Although high-yield bond prices declined, the bank loan market has been more resilient. The
high-yield bond market is down 0.6% month to date through July 18, 2014, compared with a positive 0.1% gain for the leveraged loan market. Yellen's comments on reaching for yield were more targeted to the leveraged loan market, yet this segment of the lower rated bond market outperformed. A negligible yield differential between high-yield bonds and bank loans likely helped loan resiliency [Figure 2]. The demand for yield remains robust, largely due to the Fed's keeping short-term ratesnear zero. Absent a change in rate hike plans or Yellen's comments regarding a go-slow approach, her comments may ring hollow.

It is worth noting that Yellen also pushed back on high-quality bond valuations by stating the Fed's
forecast of future short-term rates remains valid. But the bond market has a different opinion with futures still indicating the Fed will take longer to raise interest rates and ultimately not raise rates as high as the Fed has forecasted. Fed fund futures pricing indicates year-end 2015 and 2016 overnight rates that are 0.3% and 0.7% lower than the average Fed forecast.


We agree that all segments of the bond market remain expensive, but that is likely to remain the case as long as the Fed remains bond friendly, economic growth remains subpar, and inflation remains low by historical comparison. We continue to believe a lot of the good news about the Fed is likely priced in, the economy continues to exhibit strength after a disappointing first quarter, and inflation likelybottomed during the first half of 2014. We expect interest rates may move gradually higher in response to these factors, even though geopolitical risk may keep bond yields anchored near current levels over the very near term. Higher valuations indicate trimming or rebalancing may be prudent, but higher yielding segments of the bond market, backed by good fundamentals, remain a way to seek protection from interest rate risk while also providing a total return opportunity even if rates do not rise.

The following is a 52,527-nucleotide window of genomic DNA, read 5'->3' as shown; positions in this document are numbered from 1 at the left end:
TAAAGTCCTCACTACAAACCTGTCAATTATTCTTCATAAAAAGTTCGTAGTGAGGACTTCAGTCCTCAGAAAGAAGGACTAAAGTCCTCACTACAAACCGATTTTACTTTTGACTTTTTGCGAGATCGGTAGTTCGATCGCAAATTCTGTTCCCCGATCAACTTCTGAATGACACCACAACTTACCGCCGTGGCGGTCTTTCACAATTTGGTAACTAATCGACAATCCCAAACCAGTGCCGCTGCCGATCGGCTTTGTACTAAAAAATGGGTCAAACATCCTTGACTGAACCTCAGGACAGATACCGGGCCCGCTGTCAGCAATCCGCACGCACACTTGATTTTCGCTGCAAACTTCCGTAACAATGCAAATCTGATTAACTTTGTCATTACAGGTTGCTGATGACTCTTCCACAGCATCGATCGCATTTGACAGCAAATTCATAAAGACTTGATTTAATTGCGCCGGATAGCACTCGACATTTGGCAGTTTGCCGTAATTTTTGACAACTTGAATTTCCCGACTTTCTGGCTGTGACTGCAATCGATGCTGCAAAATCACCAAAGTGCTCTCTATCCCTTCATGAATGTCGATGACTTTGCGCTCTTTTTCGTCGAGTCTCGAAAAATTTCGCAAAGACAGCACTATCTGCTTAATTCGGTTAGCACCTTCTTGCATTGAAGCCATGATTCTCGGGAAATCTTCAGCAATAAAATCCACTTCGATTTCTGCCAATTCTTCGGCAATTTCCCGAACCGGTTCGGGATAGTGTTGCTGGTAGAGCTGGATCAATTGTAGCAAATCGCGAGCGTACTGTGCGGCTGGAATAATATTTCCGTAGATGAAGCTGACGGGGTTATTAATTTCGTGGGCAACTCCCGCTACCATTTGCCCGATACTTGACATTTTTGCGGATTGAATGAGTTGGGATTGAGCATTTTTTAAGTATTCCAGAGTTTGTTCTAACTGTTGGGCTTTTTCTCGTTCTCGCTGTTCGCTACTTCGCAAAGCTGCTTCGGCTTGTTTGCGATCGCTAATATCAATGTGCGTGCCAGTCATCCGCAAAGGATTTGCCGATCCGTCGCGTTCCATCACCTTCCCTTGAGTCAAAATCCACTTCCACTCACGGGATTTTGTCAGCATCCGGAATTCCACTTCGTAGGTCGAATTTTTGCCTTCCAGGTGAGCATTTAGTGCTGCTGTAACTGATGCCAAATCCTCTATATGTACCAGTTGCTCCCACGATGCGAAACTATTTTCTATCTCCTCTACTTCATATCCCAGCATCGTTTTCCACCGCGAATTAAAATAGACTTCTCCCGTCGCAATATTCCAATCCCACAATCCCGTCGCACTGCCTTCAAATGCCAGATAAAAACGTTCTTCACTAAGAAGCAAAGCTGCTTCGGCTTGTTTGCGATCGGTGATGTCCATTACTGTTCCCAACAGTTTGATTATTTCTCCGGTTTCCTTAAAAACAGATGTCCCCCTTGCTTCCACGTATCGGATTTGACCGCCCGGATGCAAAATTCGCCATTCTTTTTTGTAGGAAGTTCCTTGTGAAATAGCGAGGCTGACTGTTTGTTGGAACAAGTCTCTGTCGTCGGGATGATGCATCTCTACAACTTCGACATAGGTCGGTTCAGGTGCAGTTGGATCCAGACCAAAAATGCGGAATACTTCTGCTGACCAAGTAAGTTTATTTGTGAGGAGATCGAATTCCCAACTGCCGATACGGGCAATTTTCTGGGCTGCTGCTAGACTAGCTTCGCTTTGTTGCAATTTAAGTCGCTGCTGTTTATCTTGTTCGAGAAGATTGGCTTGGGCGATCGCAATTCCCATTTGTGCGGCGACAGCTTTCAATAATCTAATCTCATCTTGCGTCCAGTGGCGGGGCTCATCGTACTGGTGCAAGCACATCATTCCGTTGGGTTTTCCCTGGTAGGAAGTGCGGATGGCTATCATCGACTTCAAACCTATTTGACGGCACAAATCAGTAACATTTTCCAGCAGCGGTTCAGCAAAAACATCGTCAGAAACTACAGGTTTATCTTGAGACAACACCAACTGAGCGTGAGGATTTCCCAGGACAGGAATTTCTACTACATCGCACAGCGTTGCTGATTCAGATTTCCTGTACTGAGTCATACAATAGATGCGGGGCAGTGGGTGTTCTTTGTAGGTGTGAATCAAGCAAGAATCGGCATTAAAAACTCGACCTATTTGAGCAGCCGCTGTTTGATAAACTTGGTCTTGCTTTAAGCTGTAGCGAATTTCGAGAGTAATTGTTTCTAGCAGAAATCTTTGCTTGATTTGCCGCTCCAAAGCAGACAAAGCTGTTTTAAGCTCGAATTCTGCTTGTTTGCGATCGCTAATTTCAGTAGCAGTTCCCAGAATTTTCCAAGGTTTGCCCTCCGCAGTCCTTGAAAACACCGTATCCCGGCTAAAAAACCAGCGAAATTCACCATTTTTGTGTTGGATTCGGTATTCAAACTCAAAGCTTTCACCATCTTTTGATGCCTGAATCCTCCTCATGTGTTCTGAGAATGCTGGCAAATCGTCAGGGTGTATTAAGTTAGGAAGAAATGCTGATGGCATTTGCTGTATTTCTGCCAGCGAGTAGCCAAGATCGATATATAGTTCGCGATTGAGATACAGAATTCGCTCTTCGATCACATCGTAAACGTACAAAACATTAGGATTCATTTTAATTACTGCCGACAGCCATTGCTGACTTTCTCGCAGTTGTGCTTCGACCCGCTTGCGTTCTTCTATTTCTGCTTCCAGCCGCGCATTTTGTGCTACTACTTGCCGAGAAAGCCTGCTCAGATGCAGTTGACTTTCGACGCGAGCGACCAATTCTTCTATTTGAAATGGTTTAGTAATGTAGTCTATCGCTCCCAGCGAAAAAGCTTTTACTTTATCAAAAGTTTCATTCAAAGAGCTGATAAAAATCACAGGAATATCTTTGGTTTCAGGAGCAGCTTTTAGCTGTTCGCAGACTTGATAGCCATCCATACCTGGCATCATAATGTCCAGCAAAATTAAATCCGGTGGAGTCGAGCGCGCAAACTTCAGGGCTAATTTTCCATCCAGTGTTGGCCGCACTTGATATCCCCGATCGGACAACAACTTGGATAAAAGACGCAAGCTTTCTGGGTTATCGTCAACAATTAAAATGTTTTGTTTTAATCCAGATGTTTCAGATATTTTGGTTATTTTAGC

IMPORTANT DISCLOSURES

The opinions voiced in this material are for general information only and are not intended to
provide specific advice or recommendations for any individual. To determine which investment(s) may be appropriate for you, consult your financial advisor prior to investing. All performance reference is historical and is no guarantee of future results. All indices are unmanaged and cannot be invested into directly. Index performance is not indicative of the performance of any investment.


This information is not intended to be a substitute for specific individualized tax advice. We suggest that you discuss your specific tax issues with a qualified tax advisor.


The economic forecasts set forth in the presentation may not develop as predicted and there can be no guarantee that strategies promoted will be successful.


Bonds are subject to market and interest rate risk if sold prior to maturity. Bond values and yields
will decline as interest rates rise, and bonds are subject to availability and change in price.
High-yield/junk bonds are not investment-grade securities, involve substantial risks, and generally
should be part of the diversified portfolio of sophisticated investors.


INDEX DESCRIPTIONS

The Barclays US Aggregate Bond Index is a broad-based index that measures the investment grade,
US dollar-denominated, fixed-rate taxable bond market.

This research material has been prepared by LPL Financial.

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The opinions voiced in this material are for general information only and are not intended to provide specific advice or recommendations for any individual. To determine which investment(s) may be appropriate for you, consult your financial advisor prior to investing. All performance referenced is historical and is no guarantee of future results. All indices are unmanaged and cannot be invested into directly.